Friday, January 10, 2014

The Problem with Chris Christie

It should come as no surprise that I'm not a big fan of Chris Christie.  Christie received accolades for bipartisanship based upon his unequivocal praise of Barack Obama's handling of the Superstorm Sandy aftermath, just before the 2012 election, and it was likely in part due to that praise that the election wasn't close. So I suppose I have to be grateful, somewhat, that unlike most Republican officeholders he was at least honest about Obama.

And I think a lot of the criticism Christie has endured has focused upon his weight problem.  It's a good thing that the people of New Jersey didn't hold that against him, and I have found a lot of the references to it, even in the mainstream press, to be almost unspeakably cruel.  His weight is not and should never be the issue.

But I do not like him.  His tenure as governor of New Jersey has been marked by a fairly extreme agenda.  For example, shortly after taking office, he turned down billions in federal funding for a new tunnel under the Hudson River from New Jersey to Manhattan--one that is sorely needed because of the number of people who work in Manhattan but who cannot afford to live there--to satisfy the extreme anti-spending wing of his party.

Policy disagreements aside, however, he must never be the President.  In fact, the latest episode has shown he really is not fit to hold public office of any type.

A lot of the criticisms of politicians are valid.  Many if not most of them are vain; they are interested primarily in accumulating power; they always have an eye on the next higher office; they are focused on retaining office; more than a few of them are subject to graft and other forms of corruption; and almost all of them will say anything, irrespective of the truth, in pursuit of their goals.

But if there is one characteristic that all* American politicians share, regardless of any disagreements they may have about how to do it, it is that they are all motivated to serve their constituencies.  Rare is the politician who does not care, even a little bit, about the people who sent him to be their representative.  Politicians may be indifferent to the harm caused by the policies they advocate, and they may focus on serving a subset of their constituency, but they do generally care about doing right by the public.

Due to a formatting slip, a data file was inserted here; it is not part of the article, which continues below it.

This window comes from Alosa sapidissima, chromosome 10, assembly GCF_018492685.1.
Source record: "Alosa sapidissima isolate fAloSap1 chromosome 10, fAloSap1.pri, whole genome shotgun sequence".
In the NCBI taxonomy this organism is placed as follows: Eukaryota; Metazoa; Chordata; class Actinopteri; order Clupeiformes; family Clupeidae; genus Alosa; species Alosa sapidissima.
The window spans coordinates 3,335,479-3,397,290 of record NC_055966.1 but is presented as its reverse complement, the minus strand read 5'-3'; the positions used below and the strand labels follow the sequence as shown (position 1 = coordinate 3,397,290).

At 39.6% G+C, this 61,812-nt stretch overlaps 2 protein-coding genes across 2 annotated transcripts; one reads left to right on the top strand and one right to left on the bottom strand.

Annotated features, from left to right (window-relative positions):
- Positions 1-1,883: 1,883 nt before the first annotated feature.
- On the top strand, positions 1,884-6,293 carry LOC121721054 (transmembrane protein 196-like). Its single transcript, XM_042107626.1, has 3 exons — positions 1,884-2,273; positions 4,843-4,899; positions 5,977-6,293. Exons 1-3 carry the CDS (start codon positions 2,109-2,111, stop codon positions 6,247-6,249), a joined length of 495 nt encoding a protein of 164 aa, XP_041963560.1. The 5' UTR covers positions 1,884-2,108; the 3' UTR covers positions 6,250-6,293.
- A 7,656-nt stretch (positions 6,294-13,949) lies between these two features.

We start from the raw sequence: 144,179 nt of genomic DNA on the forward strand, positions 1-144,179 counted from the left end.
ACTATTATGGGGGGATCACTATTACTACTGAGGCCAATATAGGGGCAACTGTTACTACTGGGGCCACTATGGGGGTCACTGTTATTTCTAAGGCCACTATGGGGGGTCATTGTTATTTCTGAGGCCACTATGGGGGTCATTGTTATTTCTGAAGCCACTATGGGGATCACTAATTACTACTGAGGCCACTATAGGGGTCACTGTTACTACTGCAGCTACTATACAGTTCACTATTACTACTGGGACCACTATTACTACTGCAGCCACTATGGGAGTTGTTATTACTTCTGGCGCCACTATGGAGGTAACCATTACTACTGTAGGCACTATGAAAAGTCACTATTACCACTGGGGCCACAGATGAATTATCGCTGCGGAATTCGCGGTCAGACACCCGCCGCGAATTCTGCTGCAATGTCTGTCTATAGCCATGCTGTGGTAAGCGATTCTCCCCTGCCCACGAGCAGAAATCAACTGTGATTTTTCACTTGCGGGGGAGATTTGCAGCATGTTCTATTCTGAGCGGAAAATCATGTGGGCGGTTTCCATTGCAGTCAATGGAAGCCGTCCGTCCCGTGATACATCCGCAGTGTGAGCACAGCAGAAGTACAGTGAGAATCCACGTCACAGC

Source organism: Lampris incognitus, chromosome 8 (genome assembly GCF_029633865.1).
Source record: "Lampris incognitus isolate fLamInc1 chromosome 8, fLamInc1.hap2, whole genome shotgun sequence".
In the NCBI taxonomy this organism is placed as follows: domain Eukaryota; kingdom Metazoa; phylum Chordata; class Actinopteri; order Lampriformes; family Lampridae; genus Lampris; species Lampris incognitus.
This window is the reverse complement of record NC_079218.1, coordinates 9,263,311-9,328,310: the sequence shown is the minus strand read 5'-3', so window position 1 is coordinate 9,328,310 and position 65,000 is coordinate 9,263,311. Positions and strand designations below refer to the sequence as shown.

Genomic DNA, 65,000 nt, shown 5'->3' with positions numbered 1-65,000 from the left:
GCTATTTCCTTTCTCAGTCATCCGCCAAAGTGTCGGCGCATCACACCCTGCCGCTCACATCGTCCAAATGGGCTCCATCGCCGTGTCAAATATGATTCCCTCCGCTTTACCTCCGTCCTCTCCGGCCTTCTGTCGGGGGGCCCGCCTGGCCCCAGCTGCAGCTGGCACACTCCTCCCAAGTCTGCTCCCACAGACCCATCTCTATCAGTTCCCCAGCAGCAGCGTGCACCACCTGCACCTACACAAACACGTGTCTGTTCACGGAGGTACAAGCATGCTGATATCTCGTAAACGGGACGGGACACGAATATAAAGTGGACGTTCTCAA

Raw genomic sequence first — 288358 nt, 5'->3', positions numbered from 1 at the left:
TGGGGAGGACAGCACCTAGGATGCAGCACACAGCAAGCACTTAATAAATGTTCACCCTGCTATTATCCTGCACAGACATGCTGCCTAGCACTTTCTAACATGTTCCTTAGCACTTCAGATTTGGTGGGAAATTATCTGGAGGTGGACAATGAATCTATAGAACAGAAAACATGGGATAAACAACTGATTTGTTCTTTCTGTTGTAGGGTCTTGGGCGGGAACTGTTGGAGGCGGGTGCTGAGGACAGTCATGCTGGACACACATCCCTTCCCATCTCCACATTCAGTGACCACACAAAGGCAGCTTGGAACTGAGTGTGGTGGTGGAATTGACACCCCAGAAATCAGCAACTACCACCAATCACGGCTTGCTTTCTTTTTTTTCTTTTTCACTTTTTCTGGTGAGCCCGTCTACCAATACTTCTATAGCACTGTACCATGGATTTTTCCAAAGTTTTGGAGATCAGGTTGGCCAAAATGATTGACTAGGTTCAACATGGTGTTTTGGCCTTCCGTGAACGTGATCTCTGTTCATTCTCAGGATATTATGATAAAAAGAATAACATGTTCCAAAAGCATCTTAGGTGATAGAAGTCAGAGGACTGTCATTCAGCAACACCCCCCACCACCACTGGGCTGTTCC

* - Well, almost all, apparently.  Until this episode, I had never heard of one doing something quite like this.

It is clear, at this point, that Chris Christie, acting through a trusted adviser, ordered the implementation of a bogus "traffic study" on the George Washington Bridge that was designed to create horrible traffic gridlock in Fort Lee, a New York suburb that lies on the New Jersey end of that structure.  His motivation appears to be retaliation.  I doubt that it was to retaliate against the (Democratic) mayor of Fort Lee for failing to endorse (Republican) Christie for re-election as governor, though that is the story we've been given.

I really don't care about the specifics of his motivation.  The simple fact is that in order to accomplish his political goal, without any benefit to anyone other than him, Chris Christie caused several days of extra trouble for his constituents.

And I don't believe his apology or his explanation, despite the fulsome praise he received from the talking heads for giving his apology and his explanation while withstanding a nearly two-hour press conference on the subject.  The reality is that it is entirely within his demonstrated character to do what he claims he had no idea was being done.  Don't believe me?  Just Google "Chris Christie screaming at teacher" to read the story.

I have often joked about the incompetence of what the late Arkansas Gazette humor columnist Richard Allin referred to as the City of Little Rock's office of traffic light oiling, timing, and lens acquisition.** I have been fortunate to live and drive in larger cities that somehow manage to keep traffic moving by applying engineering principles.  The Maryland Department of Transportation is probably the best I've ever seen at it; they spent lots and lots of time getting it right because poorly timed traffic costs everybody money with no benefit to anyone.  Charlotte never seemed to get it quite right, and Little Rock is on an even higher plateau of incompetence.  But incompetence at that task is simply a question of priorities, not malice.

** - I'm sure that I don't have that exactly right, but if I dig into the far recesses of my memory, I can definitely make out Allin commenting on the antics of one "Radiance Wuppertal," a city official dedicated to ensuring that every vehicle stopped at every traffic signal.  She is apparently still at work after all these years. 

Christie's actions go much further.  This involved direct damage, to the benefit of no one, to people who are simply trying to get to and from work to put food on the table, to put a roof over their family's heads, to put clothes on their backs, and to pay the very taxes that pay Chris Christie's salary.

As Americans we can disagree about just about everything, but I would hope that all of us can agree that a politician who is capable of pulling a stunt like Chris Christie pulled is unfit for political office of any type.  We've got enough problems without electing a bully who would hurt people just to prove a point.

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